British Gas has more than doubled its profits for the first half of the year after cold weather prompted customers working from home to turn their heating up, and small companies began to reopen for business following Covid-19 lockdowns last year.
Profits at the UK’s biggest energy supplier soared to £172m for the first six months of the year, from £78m in the same months last year, even after losing 114,000 home energy customers since the end of last year.
Chris O’Shea, chief executive of the British Gas owner Centrica, said the unusually cold start to the year, compared with an unusually mild spring in 2020, helped to boost its first-half profits by around £50m.
British Gas also benefited from a hike in the energy regulator’s price cap, which soared by an average of £96 a year for 11m homes using a standard dual-fuel energy tariff. Almost a quarter of this increase, which hit bill payers in April this year, was put in place to help energy companies cover the cost of households which could not afford to pay their bills during the pandemic.
O’Shea said British Gas had not seen any “material impact” from unpaid bills since the outbreak of the pandemic, due to the government’s job retention scheme and because “when customers can pay, they do pay”.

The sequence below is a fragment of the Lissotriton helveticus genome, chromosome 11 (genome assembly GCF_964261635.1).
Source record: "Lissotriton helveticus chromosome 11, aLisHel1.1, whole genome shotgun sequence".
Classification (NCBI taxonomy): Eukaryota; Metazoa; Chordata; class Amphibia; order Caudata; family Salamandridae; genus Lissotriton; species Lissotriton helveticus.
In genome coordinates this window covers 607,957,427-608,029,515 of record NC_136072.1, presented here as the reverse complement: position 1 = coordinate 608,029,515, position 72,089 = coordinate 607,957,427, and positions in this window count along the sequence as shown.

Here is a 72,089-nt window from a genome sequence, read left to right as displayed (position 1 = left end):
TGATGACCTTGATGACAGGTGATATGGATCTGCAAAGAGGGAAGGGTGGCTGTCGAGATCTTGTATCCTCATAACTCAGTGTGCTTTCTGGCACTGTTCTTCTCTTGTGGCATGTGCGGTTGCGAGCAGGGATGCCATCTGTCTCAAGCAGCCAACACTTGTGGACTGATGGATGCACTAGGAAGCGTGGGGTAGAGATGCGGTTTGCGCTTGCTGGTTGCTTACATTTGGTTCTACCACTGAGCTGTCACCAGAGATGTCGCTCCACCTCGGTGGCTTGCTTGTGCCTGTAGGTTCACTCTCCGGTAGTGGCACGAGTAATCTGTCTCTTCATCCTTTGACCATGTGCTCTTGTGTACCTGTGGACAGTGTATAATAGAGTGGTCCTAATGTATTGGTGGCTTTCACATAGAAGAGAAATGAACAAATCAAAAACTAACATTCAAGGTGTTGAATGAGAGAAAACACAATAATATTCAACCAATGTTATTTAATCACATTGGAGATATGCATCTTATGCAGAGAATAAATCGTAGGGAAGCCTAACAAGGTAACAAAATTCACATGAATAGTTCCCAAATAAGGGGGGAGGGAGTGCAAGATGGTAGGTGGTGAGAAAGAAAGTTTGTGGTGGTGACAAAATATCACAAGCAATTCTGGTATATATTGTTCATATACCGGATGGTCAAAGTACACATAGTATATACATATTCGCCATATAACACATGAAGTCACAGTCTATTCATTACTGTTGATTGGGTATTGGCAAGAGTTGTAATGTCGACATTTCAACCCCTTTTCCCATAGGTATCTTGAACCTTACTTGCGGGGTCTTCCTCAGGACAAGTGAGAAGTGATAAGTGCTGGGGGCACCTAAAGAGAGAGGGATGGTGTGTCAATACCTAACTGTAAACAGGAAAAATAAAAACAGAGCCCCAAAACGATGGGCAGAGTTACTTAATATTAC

The profit rise at British Gas helped Centrica to offset losses at its services business due to long-running strike action following a standoff with trade unions over its plans to ‘fire and rehire’ thousands of staff on tougher contract terms. Profits at British Gas Services, which employs engineers to fit and maintain home boilers and heating systems, tumbled to £60m in the first half of the year from £94m the year before.
The controversial “fire and rehire” scheme was part of a major turnaround programme at Centrica, which has floundered in recent years due to its high costs, and rising competition in the energy supply market.
O’Shea was able to reduce Centrica’s net debt from almost £3bn to £93m after the sale of its US energy business Direct Energy. But the company has struggled to sell off its stake in the UK’s nuclear power plants and its North Sea business, Spirit Energy. Centrica may consider a new sales structure for Spirit Energy and would consider keeping its share of EDF Energy’s nuclear plants to help play a role in generating low carbon electricity to help meet the UK’s net zero targets, O’Shea said.